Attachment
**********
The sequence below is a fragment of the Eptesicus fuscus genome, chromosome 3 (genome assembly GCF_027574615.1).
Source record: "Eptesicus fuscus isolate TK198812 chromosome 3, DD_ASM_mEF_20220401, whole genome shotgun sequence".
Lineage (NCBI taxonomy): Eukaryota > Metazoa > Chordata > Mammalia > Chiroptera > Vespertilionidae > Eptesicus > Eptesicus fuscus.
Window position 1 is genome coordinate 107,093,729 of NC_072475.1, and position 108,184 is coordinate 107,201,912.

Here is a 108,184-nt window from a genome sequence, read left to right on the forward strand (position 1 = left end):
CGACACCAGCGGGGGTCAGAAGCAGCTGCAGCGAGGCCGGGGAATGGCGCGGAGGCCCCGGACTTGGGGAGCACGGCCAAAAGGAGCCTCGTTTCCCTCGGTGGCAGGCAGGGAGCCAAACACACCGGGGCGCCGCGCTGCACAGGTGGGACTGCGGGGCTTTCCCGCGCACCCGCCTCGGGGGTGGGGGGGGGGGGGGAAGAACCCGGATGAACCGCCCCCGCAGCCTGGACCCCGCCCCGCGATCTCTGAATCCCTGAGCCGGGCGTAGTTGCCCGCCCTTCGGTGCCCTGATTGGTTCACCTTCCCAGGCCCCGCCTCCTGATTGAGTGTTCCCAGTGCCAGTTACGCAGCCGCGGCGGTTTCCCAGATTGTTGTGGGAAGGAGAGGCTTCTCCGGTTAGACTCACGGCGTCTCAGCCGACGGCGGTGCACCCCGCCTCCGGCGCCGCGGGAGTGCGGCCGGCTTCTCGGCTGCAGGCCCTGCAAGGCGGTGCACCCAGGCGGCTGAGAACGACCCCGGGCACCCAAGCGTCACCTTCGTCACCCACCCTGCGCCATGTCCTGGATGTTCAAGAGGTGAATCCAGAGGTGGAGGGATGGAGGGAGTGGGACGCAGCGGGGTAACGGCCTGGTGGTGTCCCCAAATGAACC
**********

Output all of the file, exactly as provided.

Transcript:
The sequence below is a fragment of the Eptesicus fuscus genome, chromosome 3 (genome assembly GCF_027574615.1).
Source record: "Eptesicus fuscus isolate TK198812 chromosome 3, DD_ASM_mEF_20220401, whole genome shotgun sequence".
Lineage (NCBI taxonomy): Eukaryota > Metazoa > Chordata > Mammalia > Chiroptera > Vespertilionidae > Eptesicus > Eptesicus fuscus.
Window position 1 is genome coordinate 107,093,729 of NC_072475.1, and position 108,184 is coordinate 107,201,912.

Here is a 108,184-nt window from a genome sequence, read left to right on the forward strand (position 1 = left end):
CGACACCAGCGGGGGTCAGAAGCAGCTGCAGCGAGGCCGGGGAATGGCGCGGAGGCCCCGGACTTGGGGAGCACGGCCAAAAGGAGCCTCGTTTCCCTCGGTGGCAGGCAGGGAGCCAAACACACCGGGGCGCCGCGCTGCACAGGTGGGACTGCGGGGCTTTCCCGCGCACCCGCCTCGGGGGTGGGGGGGGGGGGGGAAGAACCCGGATGAACCGCCCCCGCAGCCTGGACCCCGCCCCGCGATCTCTGAATCCCTGAGCCGGGCGTAGTTGCCCGCCCTTCGGTGCCCTGATTGGTTCACCTTCCCAGGCCCCGCCTCCTGATTGAGTGTTCCCAGTGCCAGTTACGCAGCCGCGGCGGTTTCCCAGATTGTTGTGGGAAGGAGAGGCTTCTCCGGTTAGACTCACGGCGTCTCAGCCGACGGCGGTGCACCCCGCCTCCGGCGCCGCGGGAGTGCGGCCGGCTTCTCGGCTGCAGGCCCTGCAAGGCGGTGCACCCAGGCGGCTGAGAACGACCCCGGGCACCCAAGCGTCACCTTCGTCACCCACCCTGCGCCATGTCCTGGATGTTCAAGAGGTGAATCCAGAGGTGGAGGGATGGAGGGAGTGGGACGCAGCGGGGTAACGGCCTGGTGGTGTCCCCAAATGAACC